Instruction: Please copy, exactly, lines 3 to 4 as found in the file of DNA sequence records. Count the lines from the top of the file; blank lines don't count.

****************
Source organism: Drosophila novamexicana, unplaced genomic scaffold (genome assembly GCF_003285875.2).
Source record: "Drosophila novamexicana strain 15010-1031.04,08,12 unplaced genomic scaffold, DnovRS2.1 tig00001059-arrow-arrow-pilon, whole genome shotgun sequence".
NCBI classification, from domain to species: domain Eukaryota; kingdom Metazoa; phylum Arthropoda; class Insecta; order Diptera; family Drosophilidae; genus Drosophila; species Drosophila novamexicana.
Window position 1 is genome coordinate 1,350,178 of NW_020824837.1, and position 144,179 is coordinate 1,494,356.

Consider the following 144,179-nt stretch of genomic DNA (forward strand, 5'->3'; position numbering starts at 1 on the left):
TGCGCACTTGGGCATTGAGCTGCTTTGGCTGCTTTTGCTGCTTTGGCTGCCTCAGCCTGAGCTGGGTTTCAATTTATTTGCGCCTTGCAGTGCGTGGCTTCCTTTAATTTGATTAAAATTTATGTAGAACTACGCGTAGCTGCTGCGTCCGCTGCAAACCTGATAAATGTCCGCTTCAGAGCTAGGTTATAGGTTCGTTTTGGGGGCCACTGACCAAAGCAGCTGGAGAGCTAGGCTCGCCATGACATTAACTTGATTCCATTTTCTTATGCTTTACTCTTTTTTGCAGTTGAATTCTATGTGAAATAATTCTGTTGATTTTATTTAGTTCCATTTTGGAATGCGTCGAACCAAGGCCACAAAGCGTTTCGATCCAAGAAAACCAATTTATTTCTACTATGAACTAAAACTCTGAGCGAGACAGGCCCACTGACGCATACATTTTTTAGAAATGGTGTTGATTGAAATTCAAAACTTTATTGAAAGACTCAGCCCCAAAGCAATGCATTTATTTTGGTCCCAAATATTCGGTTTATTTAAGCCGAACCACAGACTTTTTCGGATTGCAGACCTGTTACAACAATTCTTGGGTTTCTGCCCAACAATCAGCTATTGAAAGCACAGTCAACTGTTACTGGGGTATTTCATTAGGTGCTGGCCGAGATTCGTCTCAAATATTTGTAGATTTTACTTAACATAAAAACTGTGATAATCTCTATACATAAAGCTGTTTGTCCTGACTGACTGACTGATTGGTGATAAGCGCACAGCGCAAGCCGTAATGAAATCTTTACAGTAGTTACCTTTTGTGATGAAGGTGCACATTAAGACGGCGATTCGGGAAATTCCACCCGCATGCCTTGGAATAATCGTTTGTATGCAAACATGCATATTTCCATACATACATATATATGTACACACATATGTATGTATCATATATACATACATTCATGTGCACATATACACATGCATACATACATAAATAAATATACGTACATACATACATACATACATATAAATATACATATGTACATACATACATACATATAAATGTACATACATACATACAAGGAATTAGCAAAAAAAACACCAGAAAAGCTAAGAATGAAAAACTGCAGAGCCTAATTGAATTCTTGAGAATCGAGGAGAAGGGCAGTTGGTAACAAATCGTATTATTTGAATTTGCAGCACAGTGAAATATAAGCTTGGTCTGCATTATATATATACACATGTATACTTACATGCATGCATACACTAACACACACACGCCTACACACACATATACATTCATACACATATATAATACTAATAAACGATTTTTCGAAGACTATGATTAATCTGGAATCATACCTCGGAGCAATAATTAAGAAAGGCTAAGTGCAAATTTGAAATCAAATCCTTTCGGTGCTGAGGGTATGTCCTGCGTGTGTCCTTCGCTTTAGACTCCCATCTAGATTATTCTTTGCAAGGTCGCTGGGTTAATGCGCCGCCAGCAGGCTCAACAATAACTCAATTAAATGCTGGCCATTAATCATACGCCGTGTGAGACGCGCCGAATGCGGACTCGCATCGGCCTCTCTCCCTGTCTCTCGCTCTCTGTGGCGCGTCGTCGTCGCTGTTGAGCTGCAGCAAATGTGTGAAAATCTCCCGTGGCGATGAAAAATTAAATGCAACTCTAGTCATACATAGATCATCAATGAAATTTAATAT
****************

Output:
NCBI classification, from domain to species: domain Eukaryota; kingdom Metazoa; phylum Arthropoda; class Insecta; order Diptera; family Drosophilidae; genus Drosophila; species Drosophila novamexicana.
Window position 1 is genome coordinate 1,350,178 of NW_020824837.1, and position 144,179 is coordinate 1,494,356.